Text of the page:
(Headline Photo Credit: Johor Darul Ta’zim)
Despite another sobering campaign in the elite AFC Champions League (ACL), it was a different story for Southeast Asia in the 2015 AFC Cup. The region supplied its first-ever Asian club winners since the revamp of the Asian club competitions in 2004.
By defeating Tajikistan side FC Istiklol in the final on 31 October, Malaysian giants Johor Darul Ta’zim (JDT) were the region’s first AFC Cup champions and became the first Southeast Asian side since the now-defunct Thailand side Thai Farmers Bank to achieve an Asian club silverware.
The Southern Tigers also broke the West Asian teams’ stranglehold in the second-tier Asian club competition since the tournament’s inauguration in 2004. Prior to their success, they became the first Southeast Asian side to break the semi-final ceiling to reach the final.
Before them, six other regional teams – Singapore clubs Home United and Geylang United in 2004, Vietnam side Binh Duong in 2009, Thailand outfits Muangthong United and Chonburi in 2010 and 2012 respectively, and Indonesia team Persipura Jayapura in 2014 – could only reach the heady heights of the last four before stumbling at that hurdle.
Among the participating Southeast Asian nations in this edition, Malaysia made remarkable progress as their representative clubs JDT and Pahang reached the last eight at the minimum. It was a far cry from editions past where Malaysian teams were merely content to be participants at the group stage, with their domestic Malaysia Cup holding greater priority than any Asian adventure.
That previously backward mentality has taken a significant shift, with the JDT revolution from 2013 forcing the other clubs to accelerate their rise in standards on and off the pitch at varying levels. Among the local clubs, Pahang rose up to the challenge with a strong core of promising locals and reliable imports to challenge JDT for local honours.
Their collective hunger to challenge themselves among the best in the AFC Cup has seen Malaysian teams taking the tournament more seriously. The accelerated shift in focus would serve these two teams well as Malaysia had their best overall showing in the competition.
JDT Show The Way to Asian Club Success
For JDT, their continental exploits and eventual success boiled down to a combination of a strong squad of locals and imports, the tactical finesse of head coach Mario Gomez and good fortune. The Malaysian champions not only boasted several local internationals, they also had the defensive reliability of Brazilian centre-back Marcos Antonio and the experience of veteran Argentine striker Luciano Figueroa.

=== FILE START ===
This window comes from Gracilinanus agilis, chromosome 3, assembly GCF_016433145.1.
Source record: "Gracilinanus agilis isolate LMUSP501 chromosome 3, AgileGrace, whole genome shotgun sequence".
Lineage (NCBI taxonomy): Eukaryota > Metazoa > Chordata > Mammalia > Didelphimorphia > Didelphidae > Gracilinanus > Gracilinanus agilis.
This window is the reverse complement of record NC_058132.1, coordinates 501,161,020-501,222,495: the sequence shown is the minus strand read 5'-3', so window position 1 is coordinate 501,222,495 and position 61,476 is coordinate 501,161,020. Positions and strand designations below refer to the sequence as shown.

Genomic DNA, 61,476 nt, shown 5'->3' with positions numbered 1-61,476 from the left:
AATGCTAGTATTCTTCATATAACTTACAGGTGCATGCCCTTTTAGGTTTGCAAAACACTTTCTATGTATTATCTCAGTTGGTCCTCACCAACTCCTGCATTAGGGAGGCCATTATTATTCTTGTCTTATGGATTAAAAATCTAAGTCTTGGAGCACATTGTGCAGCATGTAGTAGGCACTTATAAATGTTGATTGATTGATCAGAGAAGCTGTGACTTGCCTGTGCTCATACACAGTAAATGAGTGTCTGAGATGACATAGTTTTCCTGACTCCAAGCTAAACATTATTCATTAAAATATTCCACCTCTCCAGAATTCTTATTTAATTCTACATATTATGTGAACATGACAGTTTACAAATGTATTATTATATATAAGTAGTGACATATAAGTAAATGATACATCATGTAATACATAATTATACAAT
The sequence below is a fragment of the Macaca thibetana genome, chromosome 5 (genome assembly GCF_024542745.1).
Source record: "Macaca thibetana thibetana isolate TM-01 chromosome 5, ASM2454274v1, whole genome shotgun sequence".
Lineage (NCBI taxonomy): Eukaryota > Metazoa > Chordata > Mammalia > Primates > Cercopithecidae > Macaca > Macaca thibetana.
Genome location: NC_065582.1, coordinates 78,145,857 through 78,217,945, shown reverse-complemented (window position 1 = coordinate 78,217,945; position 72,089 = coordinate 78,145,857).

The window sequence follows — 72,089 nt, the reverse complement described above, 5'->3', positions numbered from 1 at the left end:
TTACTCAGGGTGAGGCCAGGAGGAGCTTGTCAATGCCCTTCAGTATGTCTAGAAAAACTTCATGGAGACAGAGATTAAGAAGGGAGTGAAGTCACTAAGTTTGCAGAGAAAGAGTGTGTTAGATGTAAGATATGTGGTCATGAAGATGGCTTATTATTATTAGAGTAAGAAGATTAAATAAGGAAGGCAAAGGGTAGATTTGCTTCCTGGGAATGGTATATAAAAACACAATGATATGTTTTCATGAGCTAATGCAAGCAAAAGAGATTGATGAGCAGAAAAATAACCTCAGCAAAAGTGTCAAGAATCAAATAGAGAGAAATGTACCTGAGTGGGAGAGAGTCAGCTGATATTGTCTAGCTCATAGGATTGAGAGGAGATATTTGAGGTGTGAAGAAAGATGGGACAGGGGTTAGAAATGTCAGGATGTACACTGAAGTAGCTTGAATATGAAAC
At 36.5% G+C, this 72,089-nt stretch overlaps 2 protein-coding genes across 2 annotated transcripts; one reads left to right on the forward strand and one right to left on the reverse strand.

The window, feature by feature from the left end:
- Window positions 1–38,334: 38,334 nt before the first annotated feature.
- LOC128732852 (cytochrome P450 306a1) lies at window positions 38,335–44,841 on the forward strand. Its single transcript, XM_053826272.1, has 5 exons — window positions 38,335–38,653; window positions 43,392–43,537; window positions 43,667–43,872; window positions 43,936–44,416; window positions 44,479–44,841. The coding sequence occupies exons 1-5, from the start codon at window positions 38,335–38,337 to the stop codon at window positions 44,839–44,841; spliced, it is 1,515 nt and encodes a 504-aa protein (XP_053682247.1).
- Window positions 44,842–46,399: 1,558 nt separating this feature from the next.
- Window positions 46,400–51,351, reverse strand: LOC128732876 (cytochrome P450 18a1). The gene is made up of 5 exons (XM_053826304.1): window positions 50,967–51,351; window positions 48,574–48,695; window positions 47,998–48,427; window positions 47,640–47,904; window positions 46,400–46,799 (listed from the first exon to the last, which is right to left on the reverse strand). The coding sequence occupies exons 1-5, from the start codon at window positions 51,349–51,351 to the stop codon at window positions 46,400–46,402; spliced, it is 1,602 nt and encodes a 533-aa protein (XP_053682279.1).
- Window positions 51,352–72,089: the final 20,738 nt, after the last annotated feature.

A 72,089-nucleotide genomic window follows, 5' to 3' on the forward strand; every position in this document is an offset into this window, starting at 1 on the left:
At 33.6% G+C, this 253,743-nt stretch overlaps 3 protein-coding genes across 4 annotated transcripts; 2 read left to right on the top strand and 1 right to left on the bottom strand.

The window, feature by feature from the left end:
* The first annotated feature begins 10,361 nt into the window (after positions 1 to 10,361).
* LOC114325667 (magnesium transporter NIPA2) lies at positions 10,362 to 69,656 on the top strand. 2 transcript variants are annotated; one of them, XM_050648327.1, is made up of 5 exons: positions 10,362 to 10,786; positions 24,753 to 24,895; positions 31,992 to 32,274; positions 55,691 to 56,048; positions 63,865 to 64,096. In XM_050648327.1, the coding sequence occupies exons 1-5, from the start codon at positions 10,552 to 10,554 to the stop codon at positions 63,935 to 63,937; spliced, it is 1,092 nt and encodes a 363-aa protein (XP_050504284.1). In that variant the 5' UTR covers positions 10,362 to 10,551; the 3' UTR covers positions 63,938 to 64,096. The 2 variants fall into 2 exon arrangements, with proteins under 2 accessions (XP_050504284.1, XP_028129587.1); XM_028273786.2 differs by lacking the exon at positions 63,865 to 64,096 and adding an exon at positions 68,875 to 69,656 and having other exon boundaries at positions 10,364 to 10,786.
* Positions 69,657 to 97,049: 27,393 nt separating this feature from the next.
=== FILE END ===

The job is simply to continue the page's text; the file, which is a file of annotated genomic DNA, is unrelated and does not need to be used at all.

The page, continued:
The quality and depth in the squad allowed them to dominate the group stage, but the arrival of former Valencia and Inter Milan assistant coach Gomez saw them take their continental play to another level. Singapore side Balestier Khalsa and Myanmar outfit Ayeyawady United were the regional teams to feel the impact of the Argentine’s tactical sharpening shortly after he left Hong Kong giants South China AA to take over the coaching reins in early May.
Their crisp attacking play in the other end of the pitch, with skipper Safiq Rahim and Figueroa dictating the tempo, often left opposing teams scrambling to reorganise their defences as the two JDT masterminds kept stretching play and made space for their colleagues to exploit with devastating effect.
Champions also have good fortune behind their success, and in JDT’s case they have that dose of luck to complement their skill and desire to succeed in Asian club football. In fact, make it two doses.
The first came in the competition quarter-final draw. Unlike the ACL where the remaining teams continue to be divided on the East-West divide, it is an open draw in the case of the AFC Cup. That means the possibility of an East Zone side meeting their West Zone counterparts is evens.
Drawing a Middle East or Central Asian side at this stage would equate to certain elimination as their technique and tactical know-how exceed those of the East Asian teams. Previous head-to-head records between East and West in the knockout rounds often end in the latter’s favour.
That was the fate JDT avoided in the last eight as they were drawn with Gomez’s former side. The head coach’s inside knowledge of the opponents played a part too as they overcame two tough legs and Figueroa’s red card in Hong Kong to become the seventh Southeast Asian side to reach the semi-finals of the AFC Cup.
With then-defending champions Al-Qadsia of Kuwait awaiting in the semi-finals, it was going to take a massive effort from the Southern Tigers to reach the final. The first leg at Kuwait City saw the Malaysia champions succumb 1-3, but a stroke of good fortune would befall them again ahead of the second leg in Johor.
Four days before the semi-finals second leg, Kuwait were banned by world football governing body FIFA for political interference in the administration of the game. That meant the Kuwaiti clubs were thrown out and thus allowing JDT to advance on walkover and meet their moment of destiny.
Pahang Break Group Stage Barrier, Show Promise in Quarter-finals